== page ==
Doctor of Philosophy
Department of Chemistry
Brown, Paul Leslie, Studies on the hydrolysis of metal ions, Doctor of Philosophy thesis, Department of Chemistry, University of Wollongong, 1984. http://ro.uow.edu.au/theses/1179
The potentiometric titration technique has been used to study the hydrolytic properties of six metal ions. Indium(III), thorium(IV), scandium(III), beryllium(II), and aluminium(III) were studied at 25°C and magnesium(II) was investigated at higher temperatures from 60° to 200°C.
Data analysis of the experiments performed at 25°C using a modified version of the MINIQUAD 75 program indicated the likely presence of the following species and formation constants: Indium(III): In(OH)2+ -4 .53(0.008), In(OH)2 + -9.34(0.02), and In2(OH)2 4+ -5 .48(0.007); Thorium(IV): Th(OH)3+ -2.98(0.007), Th4(OH)12 4+ -30.55(0.03), and Th6(OH)15 -34.41(0.03); Scandium(III): Sc(OH)2+ -4.840(0.008), Sc2(OH)2 4+ -6.096(0.004), and Sc3(OH)5 4+ -17.567(0.006); Beryllium(II): Be(0H)2 -11.320(0.008), Be2(OH)3+ -2.955(0.007), and Be3(0H)3+ -8.804(0.002); Aluminium(III): Al(OH)2+ -5.27(0.005), Al(0H)2 + -10.88(0.02), and Al3(OH)4 5+ -13.31(0.01). Data analysis of the high temperature experiments using the ORGLS program indicated the presence of Mg(OH)2(solid) as the sole product. The following results were obtained at varying temperatures and ionic strengths: 60°, 0.10, -15.29(0.02); 100°, 0.10, -13.45(0.02); 150°, 0.10, -11.62(0.007); 200°, 0.10, -10.21(0.01); 60°, 1.00, -15.52(0.01); 100°, 1.00, -13.64(0.02); 150°, 1.00, -11.88(0.006), 200°, 1.00, -10.44(0.01). The standard deviations of the formation constants have been given in parentheses for all species.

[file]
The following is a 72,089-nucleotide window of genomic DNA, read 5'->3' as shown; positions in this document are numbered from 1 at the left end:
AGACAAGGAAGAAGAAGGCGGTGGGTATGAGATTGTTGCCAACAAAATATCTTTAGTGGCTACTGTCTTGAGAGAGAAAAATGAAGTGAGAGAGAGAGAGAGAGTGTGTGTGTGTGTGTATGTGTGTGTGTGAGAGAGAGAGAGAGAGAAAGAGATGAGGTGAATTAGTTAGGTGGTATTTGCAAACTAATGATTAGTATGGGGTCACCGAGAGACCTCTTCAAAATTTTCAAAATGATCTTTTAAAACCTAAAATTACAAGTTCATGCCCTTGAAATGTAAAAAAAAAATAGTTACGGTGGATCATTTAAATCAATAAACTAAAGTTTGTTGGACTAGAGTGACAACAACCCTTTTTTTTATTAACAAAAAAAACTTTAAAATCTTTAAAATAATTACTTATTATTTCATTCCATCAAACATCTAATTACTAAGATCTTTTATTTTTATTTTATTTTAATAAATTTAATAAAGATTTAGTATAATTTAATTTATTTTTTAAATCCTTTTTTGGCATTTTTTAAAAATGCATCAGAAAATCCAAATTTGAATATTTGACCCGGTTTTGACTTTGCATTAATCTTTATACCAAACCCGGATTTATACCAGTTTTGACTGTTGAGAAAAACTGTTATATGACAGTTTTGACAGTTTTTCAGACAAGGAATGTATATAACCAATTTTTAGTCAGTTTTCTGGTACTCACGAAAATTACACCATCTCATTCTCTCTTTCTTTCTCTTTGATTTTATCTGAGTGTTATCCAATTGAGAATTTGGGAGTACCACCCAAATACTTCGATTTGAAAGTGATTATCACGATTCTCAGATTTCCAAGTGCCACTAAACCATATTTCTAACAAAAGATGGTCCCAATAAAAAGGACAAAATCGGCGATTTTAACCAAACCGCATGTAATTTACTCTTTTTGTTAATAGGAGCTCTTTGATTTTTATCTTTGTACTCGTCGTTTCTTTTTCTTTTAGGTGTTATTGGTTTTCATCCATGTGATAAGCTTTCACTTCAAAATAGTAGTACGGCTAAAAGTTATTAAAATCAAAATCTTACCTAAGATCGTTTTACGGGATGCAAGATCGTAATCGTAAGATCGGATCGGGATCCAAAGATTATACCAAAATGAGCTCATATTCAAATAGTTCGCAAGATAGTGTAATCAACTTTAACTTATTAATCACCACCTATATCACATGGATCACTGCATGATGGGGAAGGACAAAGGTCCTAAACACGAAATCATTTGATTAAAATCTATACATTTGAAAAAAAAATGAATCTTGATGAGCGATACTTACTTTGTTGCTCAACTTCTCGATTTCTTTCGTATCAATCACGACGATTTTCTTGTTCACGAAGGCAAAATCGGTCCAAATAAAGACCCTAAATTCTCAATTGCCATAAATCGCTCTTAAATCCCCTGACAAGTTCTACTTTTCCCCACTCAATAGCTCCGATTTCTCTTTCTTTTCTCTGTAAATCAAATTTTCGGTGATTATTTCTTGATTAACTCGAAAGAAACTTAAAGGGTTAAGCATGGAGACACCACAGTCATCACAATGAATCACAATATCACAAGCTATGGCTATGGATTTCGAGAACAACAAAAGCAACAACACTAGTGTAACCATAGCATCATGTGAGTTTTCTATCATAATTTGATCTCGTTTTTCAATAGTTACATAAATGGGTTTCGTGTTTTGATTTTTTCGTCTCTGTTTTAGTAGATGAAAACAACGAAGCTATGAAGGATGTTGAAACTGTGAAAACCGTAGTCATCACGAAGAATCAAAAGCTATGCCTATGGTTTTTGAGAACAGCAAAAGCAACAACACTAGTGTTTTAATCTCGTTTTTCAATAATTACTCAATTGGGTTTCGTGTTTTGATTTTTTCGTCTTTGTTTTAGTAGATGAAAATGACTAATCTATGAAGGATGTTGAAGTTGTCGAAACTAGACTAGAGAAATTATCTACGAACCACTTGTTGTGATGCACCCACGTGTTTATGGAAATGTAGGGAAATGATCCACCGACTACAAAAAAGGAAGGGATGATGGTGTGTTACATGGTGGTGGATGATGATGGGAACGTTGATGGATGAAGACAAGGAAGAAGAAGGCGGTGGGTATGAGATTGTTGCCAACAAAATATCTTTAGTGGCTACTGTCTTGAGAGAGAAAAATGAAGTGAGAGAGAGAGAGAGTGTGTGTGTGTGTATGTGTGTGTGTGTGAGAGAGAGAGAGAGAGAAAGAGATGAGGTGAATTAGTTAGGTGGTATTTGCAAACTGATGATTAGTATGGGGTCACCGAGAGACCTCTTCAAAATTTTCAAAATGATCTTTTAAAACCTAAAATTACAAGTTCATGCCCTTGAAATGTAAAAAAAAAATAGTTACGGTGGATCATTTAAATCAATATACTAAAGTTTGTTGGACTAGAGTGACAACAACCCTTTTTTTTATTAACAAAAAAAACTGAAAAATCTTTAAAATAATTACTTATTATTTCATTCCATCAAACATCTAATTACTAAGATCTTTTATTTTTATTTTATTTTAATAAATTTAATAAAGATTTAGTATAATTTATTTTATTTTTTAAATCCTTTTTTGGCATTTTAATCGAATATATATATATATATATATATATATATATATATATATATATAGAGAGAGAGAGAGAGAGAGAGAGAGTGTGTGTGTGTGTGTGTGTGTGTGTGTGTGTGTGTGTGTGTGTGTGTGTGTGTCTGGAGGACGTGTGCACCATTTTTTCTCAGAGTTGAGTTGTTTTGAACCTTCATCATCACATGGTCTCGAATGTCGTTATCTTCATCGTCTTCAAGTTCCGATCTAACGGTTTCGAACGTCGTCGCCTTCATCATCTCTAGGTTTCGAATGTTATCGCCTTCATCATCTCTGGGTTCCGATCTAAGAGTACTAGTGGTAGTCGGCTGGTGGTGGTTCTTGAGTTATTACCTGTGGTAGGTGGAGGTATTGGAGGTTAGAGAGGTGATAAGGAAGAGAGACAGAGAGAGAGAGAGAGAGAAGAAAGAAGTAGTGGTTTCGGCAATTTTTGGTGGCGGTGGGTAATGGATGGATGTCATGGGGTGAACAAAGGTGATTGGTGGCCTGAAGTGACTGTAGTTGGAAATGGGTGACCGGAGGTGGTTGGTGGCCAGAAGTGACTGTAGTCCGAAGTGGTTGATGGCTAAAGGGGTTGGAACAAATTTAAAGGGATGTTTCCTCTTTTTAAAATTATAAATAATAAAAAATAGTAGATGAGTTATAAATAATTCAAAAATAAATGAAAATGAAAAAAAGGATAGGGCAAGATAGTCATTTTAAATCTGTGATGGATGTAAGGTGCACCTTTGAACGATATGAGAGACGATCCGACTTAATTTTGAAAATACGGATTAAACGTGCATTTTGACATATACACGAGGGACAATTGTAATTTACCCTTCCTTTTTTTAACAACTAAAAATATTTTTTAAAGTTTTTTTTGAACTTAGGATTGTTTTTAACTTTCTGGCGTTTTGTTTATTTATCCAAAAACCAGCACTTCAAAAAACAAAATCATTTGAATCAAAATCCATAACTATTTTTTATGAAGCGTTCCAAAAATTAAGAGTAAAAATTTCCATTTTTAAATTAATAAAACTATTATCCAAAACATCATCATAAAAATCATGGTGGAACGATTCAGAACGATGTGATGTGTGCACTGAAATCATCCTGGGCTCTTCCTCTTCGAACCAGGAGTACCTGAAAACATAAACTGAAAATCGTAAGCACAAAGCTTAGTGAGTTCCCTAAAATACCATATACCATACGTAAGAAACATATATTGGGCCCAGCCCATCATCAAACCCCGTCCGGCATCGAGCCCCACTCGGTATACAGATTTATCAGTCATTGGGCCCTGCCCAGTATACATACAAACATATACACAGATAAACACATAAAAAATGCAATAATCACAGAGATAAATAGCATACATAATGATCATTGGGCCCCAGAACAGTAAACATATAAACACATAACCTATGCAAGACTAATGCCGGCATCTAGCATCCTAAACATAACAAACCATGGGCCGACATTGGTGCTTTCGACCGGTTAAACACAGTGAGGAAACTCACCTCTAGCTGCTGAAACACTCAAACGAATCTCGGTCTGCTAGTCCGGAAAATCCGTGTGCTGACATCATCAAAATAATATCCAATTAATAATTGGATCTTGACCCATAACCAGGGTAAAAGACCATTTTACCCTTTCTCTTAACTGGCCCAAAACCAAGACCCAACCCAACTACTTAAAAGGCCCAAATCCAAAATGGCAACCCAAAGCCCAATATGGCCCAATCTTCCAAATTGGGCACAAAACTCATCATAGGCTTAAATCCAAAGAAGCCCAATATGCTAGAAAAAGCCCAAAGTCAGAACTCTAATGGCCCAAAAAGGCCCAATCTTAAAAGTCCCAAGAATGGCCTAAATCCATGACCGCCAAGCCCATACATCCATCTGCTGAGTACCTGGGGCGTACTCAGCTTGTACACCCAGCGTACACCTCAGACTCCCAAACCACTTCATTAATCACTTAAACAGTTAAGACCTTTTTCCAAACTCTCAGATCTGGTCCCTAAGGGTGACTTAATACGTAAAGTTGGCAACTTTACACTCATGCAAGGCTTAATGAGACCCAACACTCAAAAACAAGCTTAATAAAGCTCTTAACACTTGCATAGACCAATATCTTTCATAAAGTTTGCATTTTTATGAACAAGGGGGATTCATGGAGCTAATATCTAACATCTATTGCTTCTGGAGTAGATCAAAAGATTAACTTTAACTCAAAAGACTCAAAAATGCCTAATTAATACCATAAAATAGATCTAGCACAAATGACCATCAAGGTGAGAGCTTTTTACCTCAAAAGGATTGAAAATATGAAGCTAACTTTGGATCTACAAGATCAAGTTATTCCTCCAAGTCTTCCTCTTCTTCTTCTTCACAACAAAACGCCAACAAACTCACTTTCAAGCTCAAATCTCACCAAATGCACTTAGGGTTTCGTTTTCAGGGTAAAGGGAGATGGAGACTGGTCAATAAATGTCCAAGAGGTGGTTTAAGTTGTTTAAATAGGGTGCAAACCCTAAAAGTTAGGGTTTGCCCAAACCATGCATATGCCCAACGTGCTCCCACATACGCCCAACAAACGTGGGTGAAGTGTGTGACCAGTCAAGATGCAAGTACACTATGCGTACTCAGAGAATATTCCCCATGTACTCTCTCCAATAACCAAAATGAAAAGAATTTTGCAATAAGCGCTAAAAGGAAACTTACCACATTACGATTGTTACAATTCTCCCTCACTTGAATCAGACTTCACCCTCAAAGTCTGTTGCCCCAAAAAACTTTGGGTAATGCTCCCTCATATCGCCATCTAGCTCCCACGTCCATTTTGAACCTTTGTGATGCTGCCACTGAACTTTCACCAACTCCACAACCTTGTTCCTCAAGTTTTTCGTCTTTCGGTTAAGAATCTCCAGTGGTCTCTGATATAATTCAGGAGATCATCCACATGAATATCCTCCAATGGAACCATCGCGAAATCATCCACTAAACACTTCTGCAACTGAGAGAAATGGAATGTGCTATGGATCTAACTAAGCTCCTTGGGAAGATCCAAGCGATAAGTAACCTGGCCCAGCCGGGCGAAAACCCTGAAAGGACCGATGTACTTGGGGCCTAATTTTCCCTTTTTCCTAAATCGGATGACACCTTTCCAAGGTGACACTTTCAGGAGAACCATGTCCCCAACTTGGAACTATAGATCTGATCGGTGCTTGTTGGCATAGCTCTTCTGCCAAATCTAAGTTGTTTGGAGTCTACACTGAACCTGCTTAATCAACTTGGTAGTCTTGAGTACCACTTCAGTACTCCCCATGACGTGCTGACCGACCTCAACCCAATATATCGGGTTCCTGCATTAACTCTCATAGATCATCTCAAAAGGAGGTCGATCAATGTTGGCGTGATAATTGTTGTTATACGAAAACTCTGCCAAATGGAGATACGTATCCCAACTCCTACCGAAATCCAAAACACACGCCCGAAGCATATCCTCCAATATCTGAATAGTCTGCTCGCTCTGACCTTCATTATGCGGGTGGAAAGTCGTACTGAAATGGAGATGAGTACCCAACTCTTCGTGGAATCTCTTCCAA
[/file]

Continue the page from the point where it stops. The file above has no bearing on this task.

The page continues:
These results together with previous literature results for other metal ions have been analysed with the aim of rationalising the hydrolytic behaviour of the ions in terms of a common, theoretical basis. A correlation between the formation constants of the hydrolytic species formed and the charge, ionic radius, and electronic structure of the hydrolysing metal ion was found and the following equation for predicting the formation constant of the species Mp(0H)q (ignoring charges) has been developed.
-log βpq = [(p-1)int1 - q(int2)] + [(p-l)slp1 - q(slp2)] x [g1(z/r2 + g2)]
In the equation, z is the charge, r the ionic radius, int1 and slp1 , and int2 and slp2, are the least squares intercept and slope values of linear equations for the M(0H) and polymeric Mp(0H)q species, respectively, and g1 and g2 are functions dependent only upon the charge and electronic structure of the metal ion.
The results also suggested that a systematic testing mechanism for hydrolysis schemes could be developed. A subroutine was written for interfacing with the MINIQUAD program, which used a cluster search technique for this purpose.
Experimental design is discussed in detail. It is shown that the acquisition of a very large amount of very precise data in the appropriate concentration ranges (if experimentally accessible) is mandatory if meaningful results are to be obtained.